It was early morning last Thursday and I’d already said “Hey!” to three familiars at the local convenience mart before I’d even peeled my breakfast banana.
It promised to be a real heyday.
And so it was. Everywhere I went I saw someone I knew. I saw plumbers, postal workers, realtors, bankers, librarians, radio announcers, bread truck delivery drivers and four or five local bartenders.
They were uniformly smiling and friendly.
That’s why I feel ashamed to admit I’d have chucked them all for a little face time with Kate Upton.
I found out later that day she was in Latrobe for a golf lesson with Arnold Palmer.
I guess she must already know how to blog.
Upton, 21, is the Sports Illustrated swimsuit issue cover model for two consecutive years. She is a consensus choice as one of the world’s most beautiful women.
So I’m chagrined I didn’t get a good long gawk at the babe.
The strange thing is I really don’t know why.
I guess I just wanted to see the elephant.
That’s an expression you don’t hear too much anymore. At one time in rural 19th century America the term “see the elephant” meant packing up the family and driving the wagon great distances to attend a traveling circus that featured an authentic pachyderm.
Anyone who’d seen the elephant would have a certain worldliness bestowed upon them.
I guess that’s what I’d have done if I’d have known Upton was drinking in the Marriott SpringHill Suites Thursday night, as she was indeed. One of my friends at the bar accused me of knowing and selfishly keeping the news to myself.
“Now, you know I’d never do a thing like that,” I lied.
“Yeah, I guess so. I’m sorry,” he lied right back.
But would I have kept the news to myself? Probably.
Let’s examine for a moment what might have happened had I been tipped off that one of the world’s most desirable women was just down the street.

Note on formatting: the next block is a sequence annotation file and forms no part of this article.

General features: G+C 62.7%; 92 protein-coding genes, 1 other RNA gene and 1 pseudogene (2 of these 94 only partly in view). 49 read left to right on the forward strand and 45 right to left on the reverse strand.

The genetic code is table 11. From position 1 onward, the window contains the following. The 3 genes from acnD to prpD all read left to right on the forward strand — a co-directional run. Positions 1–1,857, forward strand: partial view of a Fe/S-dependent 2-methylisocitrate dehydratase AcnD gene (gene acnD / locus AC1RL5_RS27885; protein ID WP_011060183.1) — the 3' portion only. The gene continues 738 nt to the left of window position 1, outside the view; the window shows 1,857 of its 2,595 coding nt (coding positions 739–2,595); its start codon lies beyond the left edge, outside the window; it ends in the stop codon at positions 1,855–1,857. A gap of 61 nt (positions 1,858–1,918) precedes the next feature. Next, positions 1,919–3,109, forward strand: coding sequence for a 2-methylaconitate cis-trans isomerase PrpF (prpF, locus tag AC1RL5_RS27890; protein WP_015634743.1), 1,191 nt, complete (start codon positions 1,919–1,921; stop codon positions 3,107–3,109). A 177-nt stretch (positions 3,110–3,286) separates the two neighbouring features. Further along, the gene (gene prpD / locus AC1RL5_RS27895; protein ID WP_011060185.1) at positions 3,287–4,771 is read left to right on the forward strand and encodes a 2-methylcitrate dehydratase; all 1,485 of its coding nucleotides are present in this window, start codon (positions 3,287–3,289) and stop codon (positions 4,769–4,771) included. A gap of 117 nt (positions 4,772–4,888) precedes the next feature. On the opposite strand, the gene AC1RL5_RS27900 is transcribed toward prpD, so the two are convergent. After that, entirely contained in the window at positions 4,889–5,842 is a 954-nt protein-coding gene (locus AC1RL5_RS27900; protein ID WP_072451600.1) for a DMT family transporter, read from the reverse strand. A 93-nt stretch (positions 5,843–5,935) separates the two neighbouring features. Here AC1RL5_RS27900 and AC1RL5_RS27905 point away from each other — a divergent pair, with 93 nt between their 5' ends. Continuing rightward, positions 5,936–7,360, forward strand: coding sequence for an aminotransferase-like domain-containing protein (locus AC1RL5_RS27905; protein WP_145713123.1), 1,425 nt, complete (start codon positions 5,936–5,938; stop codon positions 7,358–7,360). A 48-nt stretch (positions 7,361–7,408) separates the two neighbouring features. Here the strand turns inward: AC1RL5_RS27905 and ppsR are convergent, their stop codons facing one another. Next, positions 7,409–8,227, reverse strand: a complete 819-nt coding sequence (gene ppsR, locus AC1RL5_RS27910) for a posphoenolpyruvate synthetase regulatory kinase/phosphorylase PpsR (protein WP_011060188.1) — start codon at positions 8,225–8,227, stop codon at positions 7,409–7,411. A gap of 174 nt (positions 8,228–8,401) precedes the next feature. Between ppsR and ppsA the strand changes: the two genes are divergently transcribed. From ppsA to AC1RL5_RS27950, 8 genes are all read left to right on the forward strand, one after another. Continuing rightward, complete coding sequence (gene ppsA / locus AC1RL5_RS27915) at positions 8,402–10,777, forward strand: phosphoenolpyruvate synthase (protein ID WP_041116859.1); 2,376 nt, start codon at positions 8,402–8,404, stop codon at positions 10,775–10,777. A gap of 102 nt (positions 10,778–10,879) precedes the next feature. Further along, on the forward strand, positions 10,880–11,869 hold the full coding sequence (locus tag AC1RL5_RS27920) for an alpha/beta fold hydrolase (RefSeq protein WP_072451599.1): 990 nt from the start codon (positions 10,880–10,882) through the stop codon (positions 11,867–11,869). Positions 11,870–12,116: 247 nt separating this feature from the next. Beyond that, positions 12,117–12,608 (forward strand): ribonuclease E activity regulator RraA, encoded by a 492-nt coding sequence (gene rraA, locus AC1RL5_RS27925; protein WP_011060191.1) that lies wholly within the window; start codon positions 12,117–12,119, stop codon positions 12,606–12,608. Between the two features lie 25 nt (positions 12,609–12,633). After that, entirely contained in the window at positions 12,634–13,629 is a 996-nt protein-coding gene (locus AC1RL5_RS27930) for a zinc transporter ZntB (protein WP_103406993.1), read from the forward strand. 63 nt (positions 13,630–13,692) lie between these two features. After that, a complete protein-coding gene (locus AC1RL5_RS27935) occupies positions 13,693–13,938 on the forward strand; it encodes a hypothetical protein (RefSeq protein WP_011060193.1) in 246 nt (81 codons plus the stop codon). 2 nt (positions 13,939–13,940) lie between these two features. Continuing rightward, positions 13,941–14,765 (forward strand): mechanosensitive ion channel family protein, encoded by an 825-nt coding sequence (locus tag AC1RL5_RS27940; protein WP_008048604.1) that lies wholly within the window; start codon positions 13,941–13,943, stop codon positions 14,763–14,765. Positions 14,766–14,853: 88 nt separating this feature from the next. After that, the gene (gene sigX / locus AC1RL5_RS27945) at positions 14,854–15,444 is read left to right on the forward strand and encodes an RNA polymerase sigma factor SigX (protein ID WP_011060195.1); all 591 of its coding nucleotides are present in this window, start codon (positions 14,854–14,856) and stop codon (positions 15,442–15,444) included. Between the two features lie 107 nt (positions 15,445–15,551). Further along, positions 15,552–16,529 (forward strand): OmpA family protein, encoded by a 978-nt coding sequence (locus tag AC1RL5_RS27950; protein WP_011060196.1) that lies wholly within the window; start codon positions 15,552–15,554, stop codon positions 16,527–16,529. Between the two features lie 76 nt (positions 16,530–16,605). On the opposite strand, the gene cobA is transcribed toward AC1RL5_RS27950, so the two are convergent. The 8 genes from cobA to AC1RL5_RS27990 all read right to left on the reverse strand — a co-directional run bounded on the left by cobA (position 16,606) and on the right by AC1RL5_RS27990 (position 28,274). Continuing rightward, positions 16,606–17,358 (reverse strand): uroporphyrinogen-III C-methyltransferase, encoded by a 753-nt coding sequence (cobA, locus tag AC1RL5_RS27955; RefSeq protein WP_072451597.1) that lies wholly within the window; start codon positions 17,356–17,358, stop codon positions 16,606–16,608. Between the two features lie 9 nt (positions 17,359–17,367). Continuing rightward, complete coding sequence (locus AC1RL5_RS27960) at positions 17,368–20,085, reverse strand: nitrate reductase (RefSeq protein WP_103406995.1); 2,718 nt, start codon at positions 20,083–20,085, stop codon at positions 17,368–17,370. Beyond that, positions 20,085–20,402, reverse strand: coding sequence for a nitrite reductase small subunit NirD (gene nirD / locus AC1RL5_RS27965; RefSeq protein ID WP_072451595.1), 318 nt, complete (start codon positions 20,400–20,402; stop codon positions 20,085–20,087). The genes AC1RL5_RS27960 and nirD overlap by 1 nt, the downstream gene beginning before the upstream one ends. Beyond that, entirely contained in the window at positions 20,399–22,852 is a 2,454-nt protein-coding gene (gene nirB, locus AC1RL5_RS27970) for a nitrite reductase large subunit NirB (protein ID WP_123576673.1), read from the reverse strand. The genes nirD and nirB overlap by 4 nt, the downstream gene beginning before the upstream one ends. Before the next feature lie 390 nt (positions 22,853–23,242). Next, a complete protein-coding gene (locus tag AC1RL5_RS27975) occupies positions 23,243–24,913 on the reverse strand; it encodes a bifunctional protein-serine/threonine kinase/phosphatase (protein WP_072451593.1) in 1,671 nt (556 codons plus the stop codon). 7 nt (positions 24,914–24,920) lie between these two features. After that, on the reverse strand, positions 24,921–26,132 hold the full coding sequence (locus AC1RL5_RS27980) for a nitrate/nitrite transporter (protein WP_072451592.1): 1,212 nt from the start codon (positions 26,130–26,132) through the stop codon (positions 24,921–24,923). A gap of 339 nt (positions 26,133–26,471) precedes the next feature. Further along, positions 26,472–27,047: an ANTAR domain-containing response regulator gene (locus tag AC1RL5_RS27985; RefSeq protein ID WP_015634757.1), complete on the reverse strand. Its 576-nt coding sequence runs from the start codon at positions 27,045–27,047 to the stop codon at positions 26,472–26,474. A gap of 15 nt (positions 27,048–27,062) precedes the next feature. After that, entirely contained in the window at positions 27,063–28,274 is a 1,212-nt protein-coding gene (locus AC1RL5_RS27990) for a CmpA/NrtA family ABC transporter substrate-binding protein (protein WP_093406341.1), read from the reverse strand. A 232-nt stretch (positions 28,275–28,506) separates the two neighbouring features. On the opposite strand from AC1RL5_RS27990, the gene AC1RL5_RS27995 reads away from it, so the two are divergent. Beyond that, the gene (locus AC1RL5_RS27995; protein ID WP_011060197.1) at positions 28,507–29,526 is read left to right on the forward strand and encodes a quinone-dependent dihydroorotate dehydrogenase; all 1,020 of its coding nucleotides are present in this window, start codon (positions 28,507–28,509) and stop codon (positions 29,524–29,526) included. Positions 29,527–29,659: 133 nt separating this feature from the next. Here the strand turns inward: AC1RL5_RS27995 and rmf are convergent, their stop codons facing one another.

First of all, I would have flossed and brushed my teeth. You can’t make a good impression with a chunk of chicken lodged between the upper right lateral and cuspid teeth.
I’d have stripped off my “Denny’s Beer Barrel Pub” t-shirt promoting the world’s biggest hamburger, opting instead for a snazzy Tommy Bahama. I love Denny’s, but she doesn’t have the figure of a woman who looks like she’d be interested in hearing about the time I attempted to eat a 96-ounce meat monster.
Let’s assume, too, it’s later at night and she’s still at the bar. She’s alone.
Maybe I would have sat one discreet stool away from her. It’s likely I’d know the bartender there so I’d receive a warm greeting that would signal to her I’m cool.
We’d make brief eye contact and she might say, “Hi! I’m Kate.”
I’d say, “Hello, I’m Chris. And I know who you are. You’re one of the world’s most beautiful women. You’re in Latrobe to get a golf lesson from Arnold Palmer. He’s a friend of mine. In fact, he provided the gushy cover endorsement for my book, ‘Use All The Crayons! The Colorful Guide to Simple Human Happiness.’”
Maybe she’d ask if I had a copy in my car.
Maybe I’d tell her I just happened to have one right here in this gift-wrapped package with “To Kate” written on the tag.
Maybe she’d excitedly open it, read the inscription, blush, and wonder just how on earth I knew her favorite color was orange.
Just a lucky guess, maybe I’d say.
Maybe we’d have a few drinks and maybe she’d invite me to come up to her room to read her some of my book aloud.
Who knows? Maybe that’s exactly what would have happened.
More likely this would have:
I’d have walked into the lobby and seen her sitting there looking lovely and said to myself, “Yep, that’s Kate Upton, all right.”
I wouldn’t have said anything to her. I wouldn’t have taken her picture or asked for her autograph.
For me, just seeing the elephant would have been enough.
It’d be unrealistic to think I’d ever be one of those guys who gets to climb on up and take a ride on the thing.
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